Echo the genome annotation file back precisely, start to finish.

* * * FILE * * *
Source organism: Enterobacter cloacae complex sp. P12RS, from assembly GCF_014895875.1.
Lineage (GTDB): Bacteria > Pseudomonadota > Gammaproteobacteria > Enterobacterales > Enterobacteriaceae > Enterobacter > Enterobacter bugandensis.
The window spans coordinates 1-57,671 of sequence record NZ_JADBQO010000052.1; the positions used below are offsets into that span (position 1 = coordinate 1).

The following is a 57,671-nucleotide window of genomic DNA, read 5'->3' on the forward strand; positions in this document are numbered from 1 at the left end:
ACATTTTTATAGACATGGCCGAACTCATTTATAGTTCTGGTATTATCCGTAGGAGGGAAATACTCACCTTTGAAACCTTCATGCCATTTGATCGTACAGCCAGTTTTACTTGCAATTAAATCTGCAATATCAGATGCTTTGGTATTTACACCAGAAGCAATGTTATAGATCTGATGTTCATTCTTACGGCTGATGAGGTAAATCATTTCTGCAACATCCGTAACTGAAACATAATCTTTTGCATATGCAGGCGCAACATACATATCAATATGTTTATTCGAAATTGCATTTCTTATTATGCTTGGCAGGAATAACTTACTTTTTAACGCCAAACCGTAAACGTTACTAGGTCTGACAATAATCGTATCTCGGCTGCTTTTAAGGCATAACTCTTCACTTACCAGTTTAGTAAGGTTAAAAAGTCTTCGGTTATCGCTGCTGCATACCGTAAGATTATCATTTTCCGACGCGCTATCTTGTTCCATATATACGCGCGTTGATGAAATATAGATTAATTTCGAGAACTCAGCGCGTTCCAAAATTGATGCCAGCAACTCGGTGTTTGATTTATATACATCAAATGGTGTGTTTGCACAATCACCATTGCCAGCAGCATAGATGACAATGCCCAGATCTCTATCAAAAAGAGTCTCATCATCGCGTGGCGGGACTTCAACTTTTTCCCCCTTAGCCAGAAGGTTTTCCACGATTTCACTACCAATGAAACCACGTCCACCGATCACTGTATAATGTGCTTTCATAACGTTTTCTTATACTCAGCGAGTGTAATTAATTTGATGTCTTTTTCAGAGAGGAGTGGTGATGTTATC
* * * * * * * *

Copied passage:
Source organism: Enterobacter cloacae complex sp. P12RS, from assembly GCF_014895875.1.
Lineage (GTDB): Bacteria > Pseudomonadota > Gammaproteobacteria > Enterobacterales > Enterobacteriaceae > Enterobacter > Enterobacter bugandensis.
The window spans coordinates 1-57,671 of sequence record NZ_JADBQO010000052.1; the positions used below are offsets into that span (position 1 = coordinate 1).

The following is a 57,671-nucleotide window of genomic DNA, read 5'->3' on the forward strand; positions in this document are numbered from 1 at the left end:
ACATTTTTATAGACATGGCCGAACTCATTTATAGTTCTGGTATTATCCGTAGGAGGGAAATACTCACCTTTGAAACCTTCATGCCATTTGATCGTACAGCCAGTTTTACTTGCAATTAAATCTGCAATATCAGATGCTTTGGTATTTACACCAGAAGCAATGTTATAGATCTGATGTTCATTCTTACGGCTGATGAGGTAAATCATTTCTGCAACATCCGTAACTGAAACATAATCTTTTGCATATGCAGGCGCAACATACATATCAATATGTTTATTCGAAATTGCATTTCTTATTATGCTTGGCAGGAATAACTTACTTTTTAACGCCAAACCGTAAACGTTACTAGGTCTGACAATAATCGTATCTCGGCTGCTTTTAAGGCATAACTCTTCACTTACCAGTTTAGTAAGGTTAAAAAGTCTTCGGTTATCGCTGCTGCATACCGTAAGATTATCATTTTCCGACGCGCTATCTTGTTCCATATATACGCGCGTTGATGAAATATAGATTAATTTCGAGAACTCAGCGCGTTCCAAAATTGATGCCAGCAACTCGGTGTTTGATTTATATACATCAAATGGTGTGTTTGCACAATCACCATTGCCAGCAGCATAGATGACAATGCCCAGATCTCTATCAAAAAGAGTCTCATCATCGCGTGGCGGGACTTCAACTTTTTCCCCCTTAGCCAGAAGGTTTTCCACGATTTCACTACCAATGAAACCACGTCCACCGATCACTGTATAATGTGCTTTCATAACGTTTTCTTATACTCAGCGAGTGTAATTAATTTGATGTCTTTTTCAGAGAGGAGTGGTGATGTTATC